Some solitaries or peer/egalitarian led groups won’t see a need for clergy or lay leader roles. That is fine! These are all options, not requirements. Brainstorm yourself and feel free to add! I will likely go into more depth about them in other posts. First I list functions that we definitely think of as clergy, then I go into others.

Temple Priest/ess: Serves primarily deity rather than community- or serves community via connection to deity. Lives in temple full or part-time, performs offerings, ceremonies, tends images, symbols or perhaps animals and plants that are sacred to deity. Performs ceremonies for community on temple grounds, may interpret messages from god or act as oracle. This is an ancient model– particularly relevant to Kemetic, Canaanite, Hellenic and Roman reconstructionists. In days of yore, these priests would be supported by the community- with taxes and tributes.  As you can see this would be very difficult to revive in a modern context.

Celebrant– from baby blessings to weddings, to funerals (in some combo: at minimum they marry people) Many pagan celebrants are flexible about what religions they are willing to work with- often performing interfaith weddings.

Institutional Chaplain: Military, College/University, Hospital, Prison– this person may be a volunteer or have a formal paid chaplaincy position. Typically they will serve a broad range of pagans and spiritual practitioners.  They may teach classes or do presentations, help with holiday celebrations and perform rites of passage and provide counseling, and end-of-life support. In prisons or elsewhere in the legal system they advocate for prisoner’s religious rights.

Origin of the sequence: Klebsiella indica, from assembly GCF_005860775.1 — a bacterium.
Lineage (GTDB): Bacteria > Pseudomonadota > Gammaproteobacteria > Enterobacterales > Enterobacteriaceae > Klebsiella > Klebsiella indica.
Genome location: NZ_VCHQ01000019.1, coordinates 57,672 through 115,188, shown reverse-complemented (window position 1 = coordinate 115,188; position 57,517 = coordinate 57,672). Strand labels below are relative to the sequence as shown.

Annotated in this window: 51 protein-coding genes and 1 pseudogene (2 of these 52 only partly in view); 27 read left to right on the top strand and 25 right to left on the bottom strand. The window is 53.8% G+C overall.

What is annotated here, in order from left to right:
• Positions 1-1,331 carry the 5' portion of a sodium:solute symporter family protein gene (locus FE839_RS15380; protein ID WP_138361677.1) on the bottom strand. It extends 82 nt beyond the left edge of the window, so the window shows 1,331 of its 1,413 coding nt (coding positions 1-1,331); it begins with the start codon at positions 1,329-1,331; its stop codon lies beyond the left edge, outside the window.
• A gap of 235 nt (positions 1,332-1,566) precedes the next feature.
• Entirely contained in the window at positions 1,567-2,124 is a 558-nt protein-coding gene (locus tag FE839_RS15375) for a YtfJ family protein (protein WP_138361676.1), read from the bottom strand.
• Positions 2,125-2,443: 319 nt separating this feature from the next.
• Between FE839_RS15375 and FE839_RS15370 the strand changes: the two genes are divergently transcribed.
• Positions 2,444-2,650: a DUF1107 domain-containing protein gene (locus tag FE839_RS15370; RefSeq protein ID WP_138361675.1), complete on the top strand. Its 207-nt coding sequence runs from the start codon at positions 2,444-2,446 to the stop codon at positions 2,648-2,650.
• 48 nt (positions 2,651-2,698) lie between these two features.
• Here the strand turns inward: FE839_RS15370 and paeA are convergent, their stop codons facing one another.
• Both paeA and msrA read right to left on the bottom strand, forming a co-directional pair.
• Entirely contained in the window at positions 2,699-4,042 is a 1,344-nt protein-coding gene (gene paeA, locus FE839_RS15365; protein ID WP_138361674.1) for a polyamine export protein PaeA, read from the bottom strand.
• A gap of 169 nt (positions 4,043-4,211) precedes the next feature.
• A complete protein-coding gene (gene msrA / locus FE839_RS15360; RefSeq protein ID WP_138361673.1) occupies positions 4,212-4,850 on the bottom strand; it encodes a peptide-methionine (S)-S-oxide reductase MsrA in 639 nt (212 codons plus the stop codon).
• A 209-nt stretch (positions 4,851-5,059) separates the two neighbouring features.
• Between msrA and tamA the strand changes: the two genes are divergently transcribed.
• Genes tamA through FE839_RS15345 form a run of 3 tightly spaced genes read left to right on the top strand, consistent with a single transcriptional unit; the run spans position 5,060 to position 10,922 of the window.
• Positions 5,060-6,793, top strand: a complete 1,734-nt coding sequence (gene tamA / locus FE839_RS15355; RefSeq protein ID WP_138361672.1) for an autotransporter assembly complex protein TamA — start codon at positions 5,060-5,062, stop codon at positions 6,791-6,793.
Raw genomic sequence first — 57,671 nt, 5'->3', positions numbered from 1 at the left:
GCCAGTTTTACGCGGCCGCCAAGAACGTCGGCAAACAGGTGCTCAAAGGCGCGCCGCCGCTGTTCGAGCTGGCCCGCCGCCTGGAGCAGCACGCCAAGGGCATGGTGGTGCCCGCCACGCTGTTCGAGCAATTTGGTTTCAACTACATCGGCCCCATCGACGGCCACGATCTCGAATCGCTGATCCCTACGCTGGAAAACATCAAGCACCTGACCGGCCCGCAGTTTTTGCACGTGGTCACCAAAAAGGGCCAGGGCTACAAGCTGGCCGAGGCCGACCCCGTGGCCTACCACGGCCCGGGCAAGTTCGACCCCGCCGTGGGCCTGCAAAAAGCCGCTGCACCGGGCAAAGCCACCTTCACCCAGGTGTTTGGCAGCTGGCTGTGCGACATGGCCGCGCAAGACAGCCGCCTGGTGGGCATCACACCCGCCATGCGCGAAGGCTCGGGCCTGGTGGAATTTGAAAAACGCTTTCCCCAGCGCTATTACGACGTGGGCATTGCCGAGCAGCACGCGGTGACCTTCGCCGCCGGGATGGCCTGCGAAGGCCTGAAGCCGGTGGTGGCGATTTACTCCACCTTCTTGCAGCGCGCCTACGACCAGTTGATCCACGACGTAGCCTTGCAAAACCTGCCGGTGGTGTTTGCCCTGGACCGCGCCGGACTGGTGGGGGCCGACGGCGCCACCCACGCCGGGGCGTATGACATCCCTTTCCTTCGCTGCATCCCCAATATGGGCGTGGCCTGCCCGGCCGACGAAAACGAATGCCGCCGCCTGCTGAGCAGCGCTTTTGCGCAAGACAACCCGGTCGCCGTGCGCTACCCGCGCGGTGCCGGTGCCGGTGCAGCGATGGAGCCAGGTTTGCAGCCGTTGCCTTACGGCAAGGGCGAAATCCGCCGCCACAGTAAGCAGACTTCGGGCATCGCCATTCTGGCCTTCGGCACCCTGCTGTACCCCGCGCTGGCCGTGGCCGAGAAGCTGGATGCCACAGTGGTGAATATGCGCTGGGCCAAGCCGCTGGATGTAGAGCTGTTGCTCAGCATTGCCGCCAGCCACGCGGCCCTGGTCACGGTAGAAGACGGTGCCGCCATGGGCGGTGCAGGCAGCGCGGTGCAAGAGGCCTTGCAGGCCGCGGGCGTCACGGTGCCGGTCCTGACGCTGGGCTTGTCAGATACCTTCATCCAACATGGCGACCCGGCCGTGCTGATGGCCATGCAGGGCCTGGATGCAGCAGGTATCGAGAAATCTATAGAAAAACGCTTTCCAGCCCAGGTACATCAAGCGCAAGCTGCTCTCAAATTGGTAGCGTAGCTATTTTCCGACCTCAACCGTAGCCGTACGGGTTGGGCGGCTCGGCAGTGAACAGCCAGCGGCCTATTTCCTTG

Priest/ess of mystery tradition– initiates and teaches members tradition. Wicca and other initiatory witchcraft, as well as mysteries of a particular deity in polytheistic religions (Dionysos, Isis etc)  Serves that specific subset, not so much larger community.  This is one of several clergy functions which are more similar to an abbot/abbess than the leader of a congregation.

Counselor/Spiritual Director/Therapist– offers spiritual and ethical counseling, and possibly mental health counseling if they are (hopefully) trained in it. An increasing number of Pagans are getting licensure as professional therapists- some of them are doing this to further their skills as a clergy, and being able to pursue their vocation (in part) as a paid profession. Others are not clergy, but want there to be more Pagan-friendly therapists available. I think we need to seriously consider how much overlap is appropriate between these different roles. A Spiritual Director is another specific role that some Pagans are seeking training in- from what I understand is a spiritual counselor/mentor with some training in religion and psychology but is not a therapist.